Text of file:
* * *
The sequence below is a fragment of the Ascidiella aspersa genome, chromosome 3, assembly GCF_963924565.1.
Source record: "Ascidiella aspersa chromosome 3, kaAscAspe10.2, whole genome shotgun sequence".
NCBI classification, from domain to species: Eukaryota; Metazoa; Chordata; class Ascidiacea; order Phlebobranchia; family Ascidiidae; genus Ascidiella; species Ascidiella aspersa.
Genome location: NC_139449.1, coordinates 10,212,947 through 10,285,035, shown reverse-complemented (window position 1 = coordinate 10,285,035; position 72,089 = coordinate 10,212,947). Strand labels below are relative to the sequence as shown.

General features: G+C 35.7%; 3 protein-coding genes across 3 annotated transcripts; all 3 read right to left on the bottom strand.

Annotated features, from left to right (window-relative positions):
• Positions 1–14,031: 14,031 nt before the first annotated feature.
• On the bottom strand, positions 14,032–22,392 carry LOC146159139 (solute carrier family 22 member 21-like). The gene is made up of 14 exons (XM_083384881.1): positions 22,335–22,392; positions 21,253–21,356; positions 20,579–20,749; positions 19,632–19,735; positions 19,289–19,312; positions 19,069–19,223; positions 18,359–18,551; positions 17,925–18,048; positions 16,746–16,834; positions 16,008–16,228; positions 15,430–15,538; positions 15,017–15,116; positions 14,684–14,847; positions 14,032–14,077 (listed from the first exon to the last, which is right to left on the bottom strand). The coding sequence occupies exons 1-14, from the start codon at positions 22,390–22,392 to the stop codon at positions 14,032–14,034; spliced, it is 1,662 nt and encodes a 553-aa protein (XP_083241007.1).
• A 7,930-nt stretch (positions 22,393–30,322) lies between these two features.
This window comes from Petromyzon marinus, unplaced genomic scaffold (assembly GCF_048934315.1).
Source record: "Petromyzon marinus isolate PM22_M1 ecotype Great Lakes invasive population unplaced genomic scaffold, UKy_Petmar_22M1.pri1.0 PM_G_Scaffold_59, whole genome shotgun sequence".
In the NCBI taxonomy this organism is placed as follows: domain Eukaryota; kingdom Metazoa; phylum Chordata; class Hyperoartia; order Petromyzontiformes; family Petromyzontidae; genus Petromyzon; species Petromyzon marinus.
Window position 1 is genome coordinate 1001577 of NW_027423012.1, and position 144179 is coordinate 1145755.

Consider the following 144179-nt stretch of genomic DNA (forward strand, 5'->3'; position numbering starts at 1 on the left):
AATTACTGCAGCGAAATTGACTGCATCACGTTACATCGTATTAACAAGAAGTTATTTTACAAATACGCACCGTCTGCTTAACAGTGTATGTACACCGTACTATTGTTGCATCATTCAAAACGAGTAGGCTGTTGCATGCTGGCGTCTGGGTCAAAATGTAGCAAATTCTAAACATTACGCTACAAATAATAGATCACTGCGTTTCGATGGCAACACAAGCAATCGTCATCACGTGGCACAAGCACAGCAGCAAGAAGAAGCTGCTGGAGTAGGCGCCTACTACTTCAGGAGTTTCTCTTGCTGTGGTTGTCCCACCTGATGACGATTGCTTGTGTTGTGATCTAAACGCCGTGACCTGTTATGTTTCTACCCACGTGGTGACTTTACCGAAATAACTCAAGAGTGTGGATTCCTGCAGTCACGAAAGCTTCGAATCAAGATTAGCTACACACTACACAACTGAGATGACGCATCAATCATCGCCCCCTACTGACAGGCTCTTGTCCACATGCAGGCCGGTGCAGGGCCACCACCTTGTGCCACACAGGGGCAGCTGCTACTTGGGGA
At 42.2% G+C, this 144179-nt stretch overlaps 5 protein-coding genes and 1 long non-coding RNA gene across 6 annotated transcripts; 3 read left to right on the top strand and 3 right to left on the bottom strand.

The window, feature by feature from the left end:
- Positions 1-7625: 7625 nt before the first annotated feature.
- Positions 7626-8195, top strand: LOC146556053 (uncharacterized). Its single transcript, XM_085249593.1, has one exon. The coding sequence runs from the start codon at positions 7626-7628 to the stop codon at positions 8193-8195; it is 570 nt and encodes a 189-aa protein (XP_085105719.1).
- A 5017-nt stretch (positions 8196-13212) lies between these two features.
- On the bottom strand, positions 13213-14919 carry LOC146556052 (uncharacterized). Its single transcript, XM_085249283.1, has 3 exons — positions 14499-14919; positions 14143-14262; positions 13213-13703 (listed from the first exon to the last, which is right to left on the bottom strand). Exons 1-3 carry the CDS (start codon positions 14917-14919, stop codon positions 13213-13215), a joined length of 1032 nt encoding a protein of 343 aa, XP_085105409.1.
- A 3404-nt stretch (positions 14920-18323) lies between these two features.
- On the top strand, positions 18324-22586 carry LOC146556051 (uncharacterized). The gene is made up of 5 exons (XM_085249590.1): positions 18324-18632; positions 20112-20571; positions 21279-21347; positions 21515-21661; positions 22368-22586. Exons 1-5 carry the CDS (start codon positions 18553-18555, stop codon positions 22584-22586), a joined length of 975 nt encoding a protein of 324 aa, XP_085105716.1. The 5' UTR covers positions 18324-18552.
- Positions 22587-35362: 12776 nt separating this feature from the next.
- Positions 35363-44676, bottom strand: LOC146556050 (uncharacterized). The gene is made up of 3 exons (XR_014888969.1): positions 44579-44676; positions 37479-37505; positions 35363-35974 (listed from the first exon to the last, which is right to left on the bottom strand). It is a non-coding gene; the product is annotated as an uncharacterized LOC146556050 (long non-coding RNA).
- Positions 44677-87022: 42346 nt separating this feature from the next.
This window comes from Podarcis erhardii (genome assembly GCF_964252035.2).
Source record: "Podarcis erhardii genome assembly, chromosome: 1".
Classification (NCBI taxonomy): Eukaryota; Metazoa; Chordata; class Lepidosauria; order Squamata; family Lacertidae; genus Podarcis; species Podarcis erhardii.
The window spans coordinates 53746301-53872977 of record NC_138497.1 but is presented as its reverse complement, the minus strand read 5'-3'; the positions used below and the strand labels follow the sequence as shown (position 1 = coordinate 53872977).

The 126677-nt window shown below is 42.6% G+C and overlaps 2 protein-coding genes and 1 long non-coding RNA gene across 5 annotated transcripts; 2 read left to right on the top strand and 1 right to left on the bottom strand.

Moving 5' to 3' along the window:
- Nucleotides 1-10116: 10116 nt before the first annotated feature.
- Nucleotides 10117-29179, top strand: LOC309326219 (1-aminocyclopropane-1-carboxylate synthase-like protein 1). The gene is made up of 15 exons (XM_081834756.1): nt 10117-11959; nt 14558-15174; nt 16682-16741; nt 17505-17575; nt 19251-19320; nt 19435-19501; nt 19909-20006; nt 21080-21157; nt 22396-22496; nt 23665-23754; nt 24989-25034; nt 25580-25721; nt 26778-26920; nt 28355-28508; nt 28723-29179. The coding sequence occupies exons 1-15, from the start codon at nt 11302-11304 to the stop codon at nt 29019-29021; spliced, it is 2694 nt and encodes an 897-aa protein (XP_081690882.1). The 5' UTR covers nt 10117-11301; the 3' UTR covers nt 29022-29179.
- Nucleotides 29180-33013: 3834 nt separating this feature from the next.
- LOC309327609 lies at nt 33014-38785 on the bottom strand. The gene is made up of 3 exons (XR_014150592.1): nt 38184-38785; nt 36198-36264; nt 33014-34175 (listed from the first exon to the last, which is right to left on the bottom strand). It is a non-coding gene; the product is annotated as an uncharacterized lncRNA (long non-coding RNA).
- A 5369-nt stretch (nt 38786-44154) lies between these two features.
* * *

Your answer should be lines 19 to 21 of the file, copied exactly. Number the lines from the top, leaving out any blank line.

- Positions 7626-8195, top strand: LOC146556053 (uncharacterized). Its single transcript, XM_085249593.1, has one exon. The coding sequence runs from the start codon at positions 7626-7628 to the stop codon at positions 8193-8195; it is 570 nt and encodes a 189-aa protein (XP_085105719.1).
- A 5017-nt stretch (positions 8196-13212) lies between these two features.
- On the bottom strand, positions 13213-14919 carry LOC146556052 (uncharacterized). Its single transcript, XM_085249283.1, has 3 exons — positions 14499-14919; positions 14143-14262; positions 13213-13703 (listed from the first exon to the last, which is right to left on the bottom strand). Exons 1-3 carry the CDS (start codon positions 14917-14919, stop codon positions 13213-13215), a joined length of 1032 nt encoding a protein of 343 aa, XP_085105409.1.